If you are a mortgagee, the lender will look at your credit score. If you have bad credit, they may refuse to give you a loan outright. Or they may charge you a higher interest rate if they are willing to allow you to borrow. This can make becoming a homeowner more expensive.
Since bad credit adversely affects your ability to get an affordable home loan, you might be wondering whether credit score there is any point in going ahead with owning a property
The answer is, it depends – but there are situations where you can bite the bullet and choose to buy a home even if your credit is not great. Here’s how you can decide.
Are you financially ready to buy a home?
The first thing to consider when deciding whether or not to buy a home is whether you are in generally good financial standing.
See, sometimes people have low credit scores because they do not borrow money and therefore do not have a high credit history. Or in other cases, disasters in the past have damaged their credit but now they are in a sound position financially. If that’s the case, then moving forward with buying a home may not be the worst option, even if you have to get a mortgage at a slightly higher rate than someone with a better credit score. You can start benefiting from property appreciation, work on improving your credit, and hopefully refinance after a short period of time.
But if your credit score is low because you’re struggling to pay off your existing debt. So, you definitely don’t want to buy a house and don’t want to create an extra heavy financial obligation for yourself.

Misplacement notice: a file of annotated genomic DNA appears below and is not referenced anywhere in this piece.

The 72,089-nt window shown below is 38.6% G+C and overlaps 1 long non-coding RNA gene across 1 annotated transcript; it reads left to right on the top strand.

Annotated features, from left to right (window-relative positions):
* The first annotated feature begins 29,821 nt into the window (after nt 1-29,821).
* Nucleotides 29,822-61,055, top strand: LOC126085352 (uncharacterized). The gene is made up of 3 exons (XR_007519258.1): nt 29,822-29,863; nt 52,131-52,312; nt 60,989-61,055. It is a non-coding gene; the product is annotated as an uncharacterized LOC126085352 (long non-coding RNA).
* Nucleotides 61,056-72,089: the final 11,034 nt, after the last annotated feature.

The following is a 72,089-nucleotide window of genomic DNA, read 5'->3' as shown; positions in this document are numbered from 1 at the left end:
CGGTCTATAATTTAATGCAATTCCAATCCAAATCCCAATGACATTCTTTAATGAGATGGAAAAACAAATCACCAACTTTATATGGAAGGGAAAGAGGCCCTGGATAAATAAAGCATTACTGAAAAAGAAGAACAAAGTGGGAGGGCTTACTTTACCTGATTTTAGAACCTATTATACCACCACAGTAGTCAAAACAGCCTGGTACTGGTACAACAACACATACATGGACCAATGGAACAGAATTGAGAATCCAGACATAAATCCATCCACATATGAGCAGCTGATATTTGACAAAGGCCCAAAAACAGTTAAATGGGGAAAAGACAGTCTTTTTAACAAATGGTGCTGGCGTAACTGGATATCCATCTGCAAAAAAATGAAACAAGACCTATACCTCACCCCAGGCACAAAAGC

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of how long it will take to repair your credit?
Obviously, it would be ideal if you looking to improve your credit score so that you have a wider choice of affordable lenders. But if it will take years to do so because you’ve had a lot of black marks on your credit lately, you might not want to wait.
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When you delay homeownership, you may notice that properties get more expensive in the interim. You will end up paying more and be deprived of the extra money that comes with the rise in property values. Of course, there’s no guarantee that this will happen, and prices may even go down, so a lot depends on the current market conditions where you live.
Delaying homeownership means you’ll be paying rent for a longer period of time and won’t build equity, and you might not want to continue doing so while you wait years for your credit to improve. Even if you end up paying a slightly higher mortgage rate because of your credit score, you can still improve your net worth by becoming a homeowner instead of a renter. That’s because by doing so, your payment will help you get the property, rather than just paying for a place to live.
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Finally, you’ll want to consider what mortgage options are really on the table for you when deciding whether or not to buy a home with bad credit.
There are some government-backed loans, such as FHA, USDA and VA loans, that can provide affordable options for bad-credit borrowers. If you use these programs or other mortgage lenders that cater to bad-credit borrowers, homeownership may be easily within reach.
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You’ll also want to remember that mortgage interest is tax deductible if you itemize, so the government essentially subsidizes the interest you’re paying. And you can refinance in the future. If your credit improves, you’re not doomed to pay high mortgage interest for life.
In the end, you should consider these three issues and carefully assess your personal situation when deciding whether a purchase is right for you. But if you’re paying off the mortgage and have a down payment, don’t assume that bad credit means the homeowner is out of reach.
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